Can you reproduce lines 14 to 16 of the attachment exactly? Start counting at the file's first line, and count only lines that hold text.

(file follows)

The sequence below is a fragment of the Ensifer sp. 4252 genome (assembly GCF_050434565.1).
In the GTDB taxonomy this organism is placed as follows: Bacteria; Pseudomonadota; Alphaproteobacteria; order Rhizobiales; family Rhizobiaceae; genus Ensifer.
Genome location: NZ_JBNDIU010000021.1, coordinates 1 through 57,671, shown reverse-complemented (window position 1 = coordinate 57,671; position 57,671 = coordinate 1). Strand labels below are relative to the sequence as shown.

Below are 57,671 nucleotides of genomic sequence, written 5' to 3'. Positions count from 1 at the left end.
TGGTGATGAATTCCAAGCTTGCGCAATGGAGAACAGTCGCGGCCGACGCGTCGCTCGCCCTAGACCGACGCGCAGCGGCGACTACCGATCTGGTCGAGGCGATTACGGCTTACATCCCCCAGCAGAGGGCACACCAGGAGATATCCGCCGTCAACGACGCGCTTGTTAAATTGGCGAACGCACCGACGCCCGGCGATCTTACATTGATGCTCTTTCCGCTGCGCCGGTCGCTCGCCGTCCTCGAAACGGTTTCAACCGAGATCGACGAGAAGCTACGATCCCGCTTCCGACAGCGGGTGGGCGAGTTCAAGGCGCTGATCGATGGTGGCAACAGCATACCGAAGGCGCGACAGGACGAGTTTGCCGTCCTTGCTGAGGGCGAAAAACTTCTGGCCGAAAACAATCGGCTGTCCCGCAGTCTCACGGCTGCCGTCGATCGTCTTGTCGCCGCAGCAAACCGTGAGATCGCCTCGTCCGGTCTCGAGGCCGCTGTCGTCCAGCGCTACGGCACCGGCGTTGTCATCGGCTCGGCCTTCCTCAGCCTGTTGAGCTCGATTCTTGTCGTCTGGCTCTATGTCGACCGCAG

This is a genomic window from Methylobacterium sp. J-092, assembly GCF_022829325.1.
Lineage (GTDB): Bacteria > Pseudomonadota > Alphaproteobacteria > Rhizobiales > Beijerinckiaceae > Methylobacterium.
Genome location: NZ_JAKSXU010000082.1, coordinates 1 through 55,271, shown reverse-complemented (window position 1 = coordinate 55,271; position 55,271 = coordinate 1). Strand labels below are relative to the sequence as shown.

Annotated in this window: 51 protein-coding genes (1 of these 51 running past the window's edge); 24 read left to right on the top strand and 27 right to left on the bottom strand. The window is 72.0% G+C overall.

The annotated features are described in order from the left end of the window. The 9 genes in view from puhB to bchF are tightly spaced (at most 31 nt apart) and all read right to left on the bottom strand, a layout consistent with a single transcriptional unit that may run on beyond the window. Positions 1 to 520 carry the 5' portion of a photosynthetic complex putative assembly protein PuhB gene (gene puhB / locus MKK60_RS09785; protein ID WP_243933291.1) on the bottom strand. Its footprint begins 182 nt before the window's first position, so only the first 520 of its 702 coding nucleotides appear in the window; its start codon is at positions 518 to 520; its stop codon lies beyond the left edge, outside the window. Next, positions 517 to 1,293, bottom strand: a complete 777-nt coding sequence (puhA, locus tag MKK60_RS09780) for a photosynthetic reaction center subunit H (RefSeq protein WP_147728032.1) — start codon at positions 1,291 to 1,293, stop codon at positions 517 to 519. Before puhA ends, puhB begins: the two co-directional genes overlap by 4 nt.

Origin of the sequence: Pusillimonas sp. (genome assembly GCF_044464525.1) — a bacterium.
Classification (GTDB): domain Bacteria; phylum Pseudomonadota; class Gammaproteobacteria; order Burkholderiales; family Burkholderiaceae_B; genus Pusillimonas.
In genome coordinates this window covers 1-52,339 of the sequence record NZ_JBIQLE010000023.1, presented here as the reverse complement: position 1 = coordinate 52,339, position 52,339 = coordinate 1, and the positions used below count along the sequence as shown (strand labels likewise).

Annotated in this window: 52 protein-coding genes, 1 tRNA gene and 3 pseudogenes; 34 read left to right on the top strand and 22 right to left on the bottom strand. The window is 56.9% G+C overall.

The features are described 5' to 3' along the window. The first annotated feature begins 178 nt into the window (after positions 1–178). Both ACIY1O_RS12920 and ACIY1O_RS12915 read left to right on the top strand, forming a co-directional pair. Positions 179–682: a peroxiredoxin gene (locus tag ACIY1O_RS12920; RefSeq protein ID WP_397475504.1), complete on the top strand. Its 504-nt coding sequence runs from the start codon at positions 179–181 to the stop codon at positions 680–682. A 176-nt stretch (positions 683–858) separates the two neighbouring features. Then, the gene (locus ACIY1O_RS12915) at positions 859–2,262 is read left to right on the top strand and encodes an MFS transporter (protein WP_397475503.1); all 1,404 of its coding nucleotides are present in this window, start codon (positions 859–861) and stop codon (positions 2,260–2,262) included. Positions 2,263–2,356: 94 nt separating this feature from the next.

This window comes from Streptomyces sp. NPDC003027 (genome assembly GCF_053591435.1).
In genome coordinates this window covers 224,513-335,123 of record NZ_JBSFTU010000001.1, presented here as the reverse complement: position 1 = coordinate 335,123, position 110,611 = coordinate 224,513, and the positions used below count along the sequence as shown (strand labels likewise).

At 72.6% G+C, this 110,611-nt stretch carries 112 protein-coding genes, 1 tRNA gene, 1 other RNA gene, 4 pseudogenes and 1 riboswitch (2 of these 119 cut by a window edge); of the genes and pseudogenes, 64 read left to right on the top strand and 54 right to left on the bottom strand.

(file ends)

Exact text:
Annotated in this window: 52 protein-coding genes, 1 tRNA gene and 3 pseudogenes; 34 read left to right on the top strand and 22 right to left on the bottom strand. The window is 56.9% G+C overall.

The features are described 5' to 3' along the window. The first annotated feature begins 178 nt into the window (after positions 1–178). Both ACIY1O_RS12920 and ACIY1O_RS12915 read left to right on the top strand, forming a co-directional pair. Positions 179–682: a peroxiredoxin gene (locus tag ACIY1O_RS12920; RefSeq protein ID WP_397475504.1), complete on the top strand. Its 504-nt coding sequence runs from the start codon at positions 179–181 to the stop codon at positions 680–682. A 176-nt stretch (positions 683–858) separates the two neighbouring features. Then, the gene (locus ACIY1O_RS12915) at positions 859–2,262 is read left to right on the top strand and encodes an MFS transporter (protein WP_397475503.1); all 1,404 of its coding nucleotides are present in this window, start codon (positions 859–861) and stop codon (positions 2,260–2,262) included. Positions 2,263–2,356: 94 nt separating this feature from the next.

This window comes from Streptomyces sp. NPDC003027 (genome assembly GCF_053591435.1).